Love, Rachel in Scotland

    • Rachel, thanks for your thoughtful comment! I enjoyed the linked article about the man who has been happily eating roadkill since age 13. Kingsolver, who lived in Arizona, married a man who lived in Virginia. They had a commuting marriage until they decided on eating locally. When Barbara and her daughters all moved to Virginia, they had only one home. Thanks for pointing out that different locations offer different challenges in terms of use of land for gardening and for finding produce in season. I’m glad you gave that interesting assignment to your students!

  2. Rhonda Pfaltzgraff-Carlson says:

    I became vegetarian and vegan for reasons other than physical or environmental health.

    I was led to become vegetarian after reading “Rich Christians in an Age of Hunger”. That book helped me to see how my eating was perpetuating social injustice.

    Later, I became vegan. Reading “The World Peace Diet” helped me to see how the egg and dairy industries cause animals to suffer. Spirit helped me to see that my participating in the suffering of animals would limit my spiritual freedom and ability to live into my calling, so I became vegan.

    Because the reasons for my changing my diet were so central for me, I was able to make these transitions with little difficulty.

  3. Not only are our eating practices unsustainable for the planet, but also for our health. We are literally killing ourselves by the way we eat and also impoverishing ourselves by having to pour so much of our financial resources into the pharmaceutical, biomed and healthcare fields.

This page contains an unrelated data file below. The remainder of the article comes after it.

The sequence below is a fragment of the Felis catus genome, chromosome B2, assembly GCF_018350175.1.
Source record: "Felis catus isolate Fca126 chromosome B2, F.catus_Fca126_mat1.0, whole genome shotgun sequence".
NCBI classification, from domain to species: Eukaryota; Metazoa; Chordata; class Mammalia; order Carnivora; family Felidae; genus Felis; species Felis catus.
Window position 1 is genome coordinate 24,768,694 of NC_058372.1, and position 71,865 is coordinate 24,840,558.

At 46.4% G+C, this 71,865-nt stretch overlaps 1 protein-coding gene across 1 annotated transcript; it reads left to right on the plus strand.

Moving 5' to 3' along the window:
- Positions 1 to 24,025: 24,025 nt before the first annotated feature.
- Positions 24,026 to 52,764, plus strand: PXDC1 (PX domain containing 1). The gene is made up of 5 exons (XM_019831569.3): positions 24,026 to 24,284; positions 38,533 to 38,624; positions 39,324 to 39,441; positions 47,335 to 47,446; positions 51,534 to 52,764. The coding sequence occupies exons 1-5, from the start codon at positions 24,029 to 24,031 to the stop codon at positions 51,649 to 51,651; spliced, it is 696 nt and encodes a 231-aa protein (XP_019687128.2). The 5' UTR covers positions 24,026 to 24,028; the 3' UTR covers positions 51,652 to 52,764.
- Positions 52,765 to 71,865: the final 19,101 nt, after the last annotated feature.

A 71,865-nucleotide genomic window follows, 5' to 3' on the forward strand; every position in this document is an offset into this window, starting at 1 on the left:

Thank you, Friend, for reminding me that the personal is political. Every bite and every swallow is an important political act.

  4. Kingsolver is an incredible write, and the book you mentioned is most engaging.

  5. Lappe is one of my heros. And now I will add Kingsolvger to the list.
    One of the most important issues of the hour. And I’m optimistic about a rapid change coming soon, at least with the local food part of the equation.
    I have been working with clients in a six-week program I’ve desinged to support them in consistently eat two vegetarian meals a week (or three if that’s an appropriate stretch). So many people try to become veggie overnight and stuggle and give up. My gradual approach is what many peoplel need. After the six weeks, they can up it a notch for the next 2 months on their own if they wish.